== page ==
Am­gen’s $70B in ‘deal ca­pac­i­ty’ post-tax re­form puts the spot­light on 'big things' in M&A — an­a­lyst

Bob Brad­way

With tax re­form bol­ster­ing its 2018 pro­jec­tions and $27 bil­lion burn­ing a hole in its pock­et, at least one promi­nent an­a­lyst says Am­gen $AMGN looks to have a war chest for deals that could pro­vide up to $70 bil­lion in “deal ca­pac­i­ty.”

That gives the com­pa­ny lots of am­mu­ni­tion for the M&A bat­tle to come, and right now the fo­cus is on pars­ing CEO Bob Brad­way’s re­marks about ac­qui­si­tions in his call with an­a­lysts Thurs­day evening.

One key pas­sage in his re­marks:

So we have been con­sis­tent for some time in say­ing that that we have the fi­nan­cial ca­pac­i­ty and we are in­ter­est­ed in look­ing for deals that we think we can add val­ue to in our ar­eas of fo­cus, so we are go­ing to con­tin­ue to do that. And as the oth­er ques­tion im­plied we have felt for some time that there are pock­ets of ex­cess ca­pac­i­ty in the in­dus­try and we will look to see whether we can help cre­ate some val­ue by be­ing part of the con­sol­i­da­tion around those.

Ge­of­frey Porges, Leerink

Am­gen’s shares al­so took a hit Thurs­day evening as in­vestors re­act­ed to some un­ex­pect­ed miss­es in sales and rev­enue, a fact that will al­so dri­ve Brad­way to the deal ta­ble, where he could re­vive some lost pas­sion for the com­pa­ny.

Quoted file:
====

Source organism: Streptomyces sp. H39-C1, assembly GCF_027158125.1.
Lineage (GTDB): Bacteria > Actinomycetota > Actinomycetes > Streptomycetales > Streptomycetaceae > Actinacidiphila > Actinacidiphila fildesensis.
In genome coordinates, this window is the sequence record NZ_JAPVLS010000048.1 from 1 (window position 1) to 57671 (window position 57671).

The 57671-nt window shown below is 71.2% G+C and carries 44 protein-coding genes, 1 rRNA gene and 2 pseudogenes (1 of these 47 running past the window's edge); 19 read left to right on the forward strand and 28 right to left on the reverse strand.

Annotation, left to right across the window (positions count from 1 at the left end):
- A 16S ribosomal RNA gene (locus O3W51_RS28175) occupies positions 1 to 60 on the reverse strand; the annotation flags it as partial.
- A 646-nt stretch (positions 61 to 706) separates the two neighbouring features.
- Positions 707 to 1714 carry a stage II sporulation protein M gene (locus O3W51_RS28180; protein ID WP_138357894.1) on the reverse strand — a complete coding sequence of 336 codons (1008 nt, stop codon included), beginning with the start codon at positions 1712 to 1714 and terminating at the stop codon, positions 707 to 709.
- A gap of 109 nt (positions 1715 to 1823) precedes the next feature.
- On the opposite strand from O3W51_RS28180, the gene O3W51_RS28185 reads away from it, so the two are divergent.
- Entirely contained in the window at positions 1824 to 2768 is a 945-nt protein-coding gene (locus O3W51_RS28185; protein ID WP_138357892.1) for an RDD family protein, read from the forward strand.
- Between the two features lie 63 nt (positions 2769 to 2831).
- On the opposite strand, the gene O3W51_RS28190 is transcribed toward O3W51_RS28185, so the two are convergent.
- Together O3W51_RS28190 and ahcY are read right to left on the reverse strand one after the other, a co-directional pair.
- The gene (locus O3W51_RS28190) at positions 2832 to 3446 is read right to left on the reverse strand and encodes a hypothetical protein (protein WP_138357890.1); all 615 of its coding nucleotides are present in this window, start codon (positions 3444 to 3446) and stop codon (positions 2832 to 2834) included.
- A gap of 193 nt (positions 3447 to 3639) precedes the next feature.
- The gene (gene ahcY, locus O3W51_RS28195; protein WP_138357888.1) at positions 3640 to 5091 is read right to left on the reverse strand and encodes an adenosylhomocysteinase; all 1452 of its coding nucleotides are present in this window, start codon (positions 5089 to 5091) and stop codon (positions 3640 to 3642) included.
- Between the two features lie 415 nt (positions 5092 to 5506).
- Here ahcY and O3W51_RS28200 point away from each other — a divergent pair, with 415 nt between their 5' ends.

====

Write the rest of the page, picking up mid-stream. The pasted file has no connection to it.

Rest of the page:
Leerink’s Ge­of­frey Porges sees it like this.

With $27 bil­lion in cash avail­able now that the repa­tri­a­tion route opened up, $40 bil­lion in quick debt ca­pac­i­ty and $3 bil­lion in free cash flow a year, he comes up with $70 bil­lion in dry pow­der. So what does Brad­way buy now?

Some­thing that weighs in big on the con­sumer side, rather then a niche ap­proach, and like­ly some­thing in a core field.

The an­a­lyst notes:

Con­spic­u­ous­ly, Am­gen did not re­it­er­ate its cau­tious lan­guage about as­set prices and risk on this call, and it ap­pears to be fo­cused on tak­ing ad­van­tage of its bal­ance sheet and cash flow to build scale in one or more of its core ther­a­peu­tic ar­eas (hema­tol­ogy-on­col­o­gy, neu­ro­science, in­flam­ma­tion, bone dis­eases, and car­dio­vas­cu­lar). The com­pa­ny’s fa­vor­able com­ments about its pri­ma­ry care drugs such as Repatha and Pro­lia sug­gest that its in­ter­ests are more like­ly to be in com­pa­nies and prod­ucts ad­dress­ing wide­ly dis­trib­uted dis­eases rather than the niche mar­kets that are more com­mon­ly fa­vored by oth­er com­pa­nies.

In one rel­a­tive­ly small dol­lop, we al­so learned that Am­gen is com­mit­ting $300 mil­lion to its ven­ture fund, which has been no­tice­ably ab­sent from the cor­po­rates that have been in­creas­ing­ly busy.

Now that Sanofi and Cel­gene have both ex­e­cut­ed some big deals ear­ly in the year, Am­gen seems a ripe prospect for find­ing out what is be­hind door num­ber three.

“We ex­pect big things,” writes Porges, “which are most like­ly to be di­lu­tive to mar­gins and earn­ings near term, but to con­fer some growth and fur­ther di­ver­si­fi­ca­tion longer term.”

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